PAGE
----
It is precisely because Stayton is a minister and represents the religious (if not Christian) perspective within the CESH that his theological and moral opinions on sexuality are especially troubling. Furthermore, he is not just a sexuality educator, researcher and therapist, he is an advocate for sexual and reproductive “freedom” and “justice” that is incompatible with the teaching of the majority of Christian churches and denominations worldwide, including Anglicanism.

 

The corruption of Indaba

 

“Indaba” is based on an African-rooted process of decision making and consensus which brings all parties together for dialogue and decision making. Indaba assumes a community of shared values and morality. No such community exists throughout the Anglican Communion in regards to human sexuality-much less the more fundamental issues of the person and nature of Jesus Christ, the meaning and authority of the Bible, and how we define ourselves as Anglicans. Within the Anglican Communion, the Continuing Indaba Project will have to start with the basics, addressing issues over the authority of Scripture, faithfulness to tradition and respect for the dignity of all people, in an effort to resolve the many differences over theology and sexuality that have effectively split the Communion.

 

This would in itself be a daunting task if the forum were truly objective. But is it?

 

The leadership of the CESH advocates a view of human sexuality that is incompatible with the stated position of Anglican bishops worldwide based on God’s creation of man and woman who become one flesh in lifelong marriage. Furthermore, the sole funder of the Continuing Indaba Project does not hold to the mainstream Christian view of marriage and sexuality. Even worse, both specifically target the Church in an attempt to gain support for their views. Given these facts, how can an honest, unbiased and responsible conversation take place?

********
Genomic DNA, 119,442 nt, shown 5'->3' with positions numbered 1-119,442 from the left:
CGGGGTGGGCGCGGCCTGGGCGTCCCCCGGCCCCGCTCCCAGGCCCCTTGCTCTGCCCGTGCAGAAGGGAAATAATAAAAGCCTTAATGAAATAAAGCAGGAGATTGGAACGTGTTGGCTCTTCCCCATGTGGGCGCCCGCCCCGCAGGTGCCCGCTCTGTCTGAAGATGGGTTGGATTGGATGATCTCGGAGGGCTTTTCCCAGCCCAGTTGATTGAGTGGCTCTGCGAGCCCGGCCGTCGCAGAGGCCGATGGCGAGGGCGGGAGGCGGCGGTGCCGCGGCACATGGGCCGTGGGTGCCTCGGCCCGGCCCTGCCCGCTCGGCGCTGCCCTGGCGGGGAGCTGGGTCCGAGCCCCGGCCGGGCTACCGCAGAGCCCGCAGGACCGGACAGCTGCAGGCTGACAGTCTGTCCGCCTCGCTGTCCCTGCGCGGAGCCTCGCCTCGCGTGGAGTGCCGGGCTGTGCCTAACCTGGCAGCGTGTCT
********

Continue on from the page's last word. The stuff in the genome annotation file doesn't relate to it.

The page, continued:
Conclusion and Questions

 

The alliance between the Anglican Communion Office, the Rev. Marta Weeks, and the Satcher Institute leaves many questions unanswered:

 

  • Who decided this alliance was worth pursuing? The Anglican Communion Office? The Episcopal Church? The Archbishop of Canterbury?
  • Who investigated the previous work of the Center of Excellence for Sexual Health and its directors? Did they assume Anglicans would not look closely at this next phase of indaba and miss the potential entry of a Trojan horse into the listening process? How will the ACO ensure that CESH does not influence Continuing Indaba in any way when CESH effectively holds the purse strings and this is exactly the type of process they are actively seeking to be involved in?
  • Why is the ACO continuing to misuse the indaba process to bridge opposing theologies and moralities when the process is based on developing consensus within a village or tribe with shared values and morality?

 

The Anglican Communion Office has the answers. The rest of the Communion is waiting and listening.